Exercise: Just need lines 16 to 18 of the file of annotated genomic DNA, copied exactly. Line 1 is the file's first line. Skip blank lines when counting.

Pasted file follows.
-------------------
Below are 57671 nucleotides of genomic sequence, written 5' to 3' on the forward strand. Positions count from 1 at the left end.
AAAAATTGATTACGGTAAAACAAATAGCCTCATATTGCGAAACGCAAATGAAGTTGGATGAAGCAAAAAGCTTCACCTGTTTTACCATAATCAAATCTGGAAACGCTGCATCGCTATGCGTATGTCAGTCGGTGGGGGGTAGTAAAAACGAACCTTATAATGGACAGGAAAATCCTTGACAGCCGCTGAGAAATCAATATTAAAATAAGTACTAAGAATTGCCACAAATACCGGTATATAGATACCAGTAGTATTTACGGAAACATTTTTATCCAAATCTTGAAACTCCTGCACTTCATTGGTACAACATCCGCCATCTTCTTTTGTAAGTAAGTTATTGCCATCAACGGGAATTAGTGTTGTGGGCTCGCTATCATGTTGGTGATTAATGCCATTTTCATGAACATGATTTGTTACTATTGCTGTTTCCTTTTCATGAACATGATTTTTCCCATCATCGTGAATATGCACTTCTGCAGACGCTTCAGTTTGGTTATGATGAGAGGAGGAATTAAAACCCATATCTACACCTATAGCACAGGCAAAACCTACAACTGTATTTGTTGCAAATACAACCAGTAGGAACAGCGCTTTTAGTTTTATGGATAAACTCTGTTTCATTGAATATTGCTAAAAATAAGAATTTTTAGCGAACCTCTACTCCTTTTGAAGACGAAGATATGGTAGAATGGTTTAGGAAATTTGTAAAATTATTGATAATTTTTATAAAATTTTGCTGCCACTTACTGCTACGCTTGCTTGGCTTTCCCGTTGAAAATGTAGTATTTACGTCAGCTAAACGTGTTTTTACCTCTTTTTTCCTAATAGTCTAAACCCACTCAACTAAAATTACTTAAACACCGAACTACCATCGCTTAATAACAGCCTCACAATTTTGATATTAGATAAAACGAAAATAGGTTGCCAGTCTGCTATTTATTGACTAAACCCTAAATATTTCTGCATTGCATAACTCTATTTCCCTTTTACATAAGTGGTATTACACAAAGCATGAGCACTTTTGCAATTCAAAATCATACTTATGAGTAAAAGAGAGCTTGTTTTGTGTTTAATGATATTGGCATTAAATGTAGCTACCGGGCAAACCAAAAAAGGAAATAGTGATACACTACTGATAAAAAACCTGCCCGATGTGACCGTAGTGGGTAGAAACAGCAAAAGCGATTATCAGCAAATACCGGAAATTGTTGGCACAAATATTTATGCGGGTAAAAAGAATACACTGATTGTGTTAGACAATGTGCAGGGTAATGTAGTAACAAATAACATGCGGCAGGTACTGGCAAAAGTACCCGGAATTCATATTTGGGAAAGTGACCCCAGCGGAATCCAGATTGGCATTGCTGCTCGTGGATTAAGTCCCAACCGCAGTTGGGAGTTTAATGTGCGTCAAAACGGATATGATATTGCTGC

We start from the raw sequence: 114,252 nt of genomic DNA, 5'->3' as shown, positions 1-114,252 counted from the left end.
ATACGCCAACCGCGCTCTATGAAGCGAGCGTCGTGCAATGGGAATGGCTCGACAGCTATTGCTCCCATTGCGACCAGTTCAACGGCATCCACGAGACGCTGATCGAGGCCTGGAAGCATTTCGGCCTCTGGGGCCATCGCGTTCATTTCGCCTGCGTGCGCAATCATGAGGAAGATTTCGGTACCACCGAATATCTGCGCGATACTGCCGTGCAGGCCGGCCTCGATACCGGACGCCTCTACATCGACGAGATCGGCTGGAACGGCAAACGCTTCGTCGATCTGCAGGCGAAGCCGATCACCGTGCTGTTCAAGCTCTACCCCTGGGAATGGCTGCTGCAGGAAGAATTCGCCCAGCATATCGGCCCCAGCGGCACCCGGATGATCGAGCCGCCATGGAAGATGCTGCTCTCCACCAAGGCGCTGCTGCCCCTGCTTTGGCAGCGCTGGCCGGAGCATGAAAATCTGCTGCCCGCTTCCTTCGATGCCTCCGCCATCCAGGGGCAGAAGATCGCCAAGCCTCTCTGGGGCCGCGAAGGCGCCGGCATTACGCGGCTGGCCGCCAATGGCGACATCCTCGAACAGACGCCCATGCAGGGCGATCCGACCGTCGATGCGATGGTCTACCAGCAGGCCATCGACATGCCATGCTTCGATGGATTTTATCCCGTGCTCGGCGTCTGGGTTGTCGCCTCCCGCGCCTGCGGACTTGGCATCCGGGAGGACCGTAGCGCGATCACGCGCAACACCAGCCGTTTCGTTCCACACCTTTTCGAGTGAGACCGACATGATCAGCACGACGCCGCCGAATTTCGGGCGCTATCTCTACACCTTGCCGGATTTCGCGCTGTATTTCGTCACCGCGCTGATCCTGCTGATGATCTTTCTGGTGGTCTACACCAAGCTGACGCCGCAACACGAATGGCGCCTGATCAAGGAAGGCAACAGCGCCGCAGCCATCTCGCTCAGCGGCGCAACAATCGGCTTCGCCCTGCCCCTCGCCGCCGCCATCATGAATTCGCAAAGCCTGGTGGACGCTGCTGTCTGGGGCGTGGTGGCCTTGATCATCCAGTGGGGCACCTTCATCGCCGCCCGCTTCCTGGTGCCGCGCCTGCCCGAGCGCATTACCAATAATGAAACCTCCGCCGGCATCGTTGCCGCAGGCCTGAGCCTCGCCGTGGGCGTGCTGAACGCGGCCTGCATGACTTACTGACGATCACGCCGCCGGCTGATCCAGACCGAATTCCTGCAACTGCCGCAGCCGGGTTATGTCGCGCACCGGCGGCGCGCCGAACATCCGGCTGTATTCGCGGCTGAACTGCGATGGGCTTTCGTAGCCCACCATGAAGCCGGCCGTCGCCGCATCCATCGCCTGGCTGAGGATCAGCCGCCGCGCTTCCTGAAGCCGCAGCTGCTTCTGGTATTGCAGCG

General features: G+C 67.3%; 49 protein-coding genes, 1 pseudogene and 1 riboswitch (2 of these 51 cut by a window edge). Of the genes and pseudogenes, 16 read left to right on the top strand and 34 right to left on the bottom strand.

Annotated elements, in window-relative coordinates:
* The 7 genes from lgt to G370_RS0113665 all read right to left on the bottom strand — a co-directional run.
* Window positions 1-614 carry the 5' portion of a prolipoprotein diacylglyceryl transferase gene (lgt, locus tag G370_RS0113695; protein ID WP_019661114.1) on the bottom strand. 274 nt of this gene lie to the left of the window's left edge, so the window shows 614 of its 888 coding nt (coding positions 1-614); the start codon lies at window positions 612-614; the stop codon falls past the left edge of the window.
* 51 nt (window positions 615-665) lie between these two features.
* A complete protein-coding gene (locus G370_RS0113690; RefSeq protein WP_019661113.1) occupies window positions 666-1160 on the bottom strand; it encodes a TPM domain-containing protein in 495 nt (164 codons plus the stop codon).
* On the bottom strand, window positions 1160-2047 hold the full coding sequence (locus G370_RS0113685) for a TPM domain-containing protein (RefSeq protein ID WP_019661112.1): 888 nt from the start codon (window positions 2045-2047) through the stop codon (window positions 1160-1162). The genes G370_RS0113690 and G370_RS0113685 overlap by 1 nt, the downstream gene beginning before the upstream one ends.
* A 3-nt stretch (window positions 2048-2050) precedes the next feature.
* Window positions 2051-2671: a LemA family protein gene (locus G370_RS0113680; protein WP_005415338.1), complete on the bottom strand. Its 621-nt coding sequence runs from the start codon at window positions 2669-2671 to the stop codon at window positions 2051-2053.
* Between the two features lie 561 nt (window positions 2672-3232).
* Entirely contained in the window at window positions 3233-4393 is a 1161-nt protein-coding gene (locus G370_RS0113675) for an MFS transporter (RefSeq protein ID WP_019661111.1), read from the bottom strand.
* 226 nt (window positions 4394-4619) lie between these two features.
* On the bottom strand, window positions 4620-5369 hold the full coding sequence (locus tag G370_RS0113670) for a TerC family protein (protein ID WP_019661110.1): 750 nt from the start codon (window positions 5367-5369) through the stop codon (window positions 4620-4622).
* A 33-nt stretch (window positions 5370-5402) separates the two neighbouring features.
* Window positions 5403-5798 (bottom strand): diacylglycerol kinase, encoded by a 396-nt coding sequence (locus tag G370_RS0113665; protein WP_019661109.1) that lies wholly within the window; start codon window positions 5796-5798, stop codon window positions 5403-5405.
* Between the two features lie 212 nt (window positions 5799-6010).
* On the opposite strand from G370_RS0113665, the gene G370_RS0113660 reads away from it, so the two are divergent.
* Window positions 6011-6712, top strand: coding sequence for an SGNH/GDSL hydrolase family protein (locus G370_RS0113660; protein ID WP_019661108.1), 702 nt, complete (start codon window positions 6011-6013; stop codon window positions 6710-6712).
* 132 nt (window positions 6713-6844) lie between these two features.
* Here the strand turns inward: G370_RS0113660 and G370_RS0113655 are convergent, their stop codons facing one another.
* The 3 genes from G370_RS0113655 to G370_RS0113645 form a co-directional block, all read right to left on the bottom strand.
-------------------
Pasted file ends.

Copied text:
* 226 nt (window positions 4394-4619) lie between these two features.
* On the bottom strand, window positions 4620-5369 hold the full coding sequence (locus tag G370_RS0113670) for a TerC family protein (protein ID WP_019661110.1): 750 nt from the start codon (window positions 5367-5369) through the stop codon (window positions 4620-4622).
* A 33-nt stretch (window positions 5370-5402) separates the two neighbouring features.